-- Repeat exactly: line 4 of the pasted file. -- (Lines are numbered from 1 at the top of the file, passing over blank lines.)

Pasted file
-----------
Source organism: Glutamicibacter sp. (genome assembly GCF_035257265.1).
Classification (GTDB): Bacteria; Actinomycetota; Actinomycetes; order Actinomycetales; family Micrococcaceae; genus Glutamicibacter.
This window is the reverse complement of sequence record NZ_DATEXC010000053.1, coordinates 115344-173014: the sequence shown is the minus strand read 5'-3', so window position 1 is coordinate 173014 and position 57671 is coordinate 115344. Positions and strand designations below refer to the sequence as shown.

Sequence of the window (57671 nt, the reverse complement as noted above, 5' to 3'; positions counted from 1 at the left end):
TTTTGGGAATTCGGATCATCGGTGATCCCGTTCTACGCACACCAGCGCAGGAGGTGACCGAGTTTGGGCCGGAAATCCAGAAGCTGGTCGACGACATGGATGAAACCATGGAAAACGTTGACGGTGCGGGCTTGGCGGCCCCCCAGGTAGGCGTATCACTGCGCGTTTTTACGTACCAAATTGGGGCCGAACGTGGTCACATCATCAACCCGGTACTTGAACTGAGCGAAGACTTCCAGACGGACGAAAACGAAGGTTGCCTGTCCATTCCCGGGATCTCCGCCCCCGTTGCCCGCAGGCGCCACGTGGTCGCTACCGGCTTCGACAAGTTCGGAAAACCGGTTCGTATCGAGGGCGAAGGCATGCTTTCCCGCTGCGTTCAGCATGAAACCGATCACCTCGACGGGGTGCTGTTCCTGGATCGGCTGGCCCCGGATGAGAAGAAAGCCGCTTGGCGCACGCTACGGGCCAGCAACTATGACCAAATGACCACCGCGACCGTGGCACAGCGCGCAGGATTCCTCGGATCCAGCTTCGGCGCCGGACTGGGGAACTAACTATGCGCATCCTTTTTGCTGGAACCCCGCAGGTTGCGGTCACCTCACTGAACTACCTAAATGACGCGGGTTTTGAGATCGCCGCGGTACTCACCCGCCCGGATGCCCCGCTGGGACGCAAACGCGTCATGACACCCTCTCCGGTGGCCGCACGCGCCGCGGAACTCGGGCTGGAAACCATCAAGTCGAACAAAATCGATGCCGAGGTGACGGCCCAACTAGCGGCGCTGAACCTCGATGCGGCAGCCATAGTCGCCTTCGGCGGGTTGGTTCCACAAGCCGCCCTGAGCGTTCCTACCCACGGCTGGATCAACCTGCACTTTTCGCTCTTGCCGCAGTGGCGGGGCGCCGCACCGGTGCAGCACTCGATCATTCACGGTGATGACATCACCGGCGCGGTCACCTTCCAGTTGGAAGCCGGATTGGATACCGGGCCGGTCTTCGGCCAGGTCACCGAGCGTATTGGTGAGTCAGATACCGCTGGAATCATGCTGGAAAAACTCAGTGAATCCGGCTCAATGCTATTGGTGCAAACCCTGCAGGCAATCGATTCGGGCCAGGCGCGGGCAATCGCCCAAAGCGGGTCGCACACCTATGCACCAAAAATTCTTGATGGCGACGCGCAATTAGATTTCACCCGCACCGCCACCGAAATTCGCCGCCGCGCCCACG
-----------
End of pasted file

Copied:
Sequence of the window (57671 nt, the reverse complement as noted above, 5' to 3'; positions counted from 1 at the left end):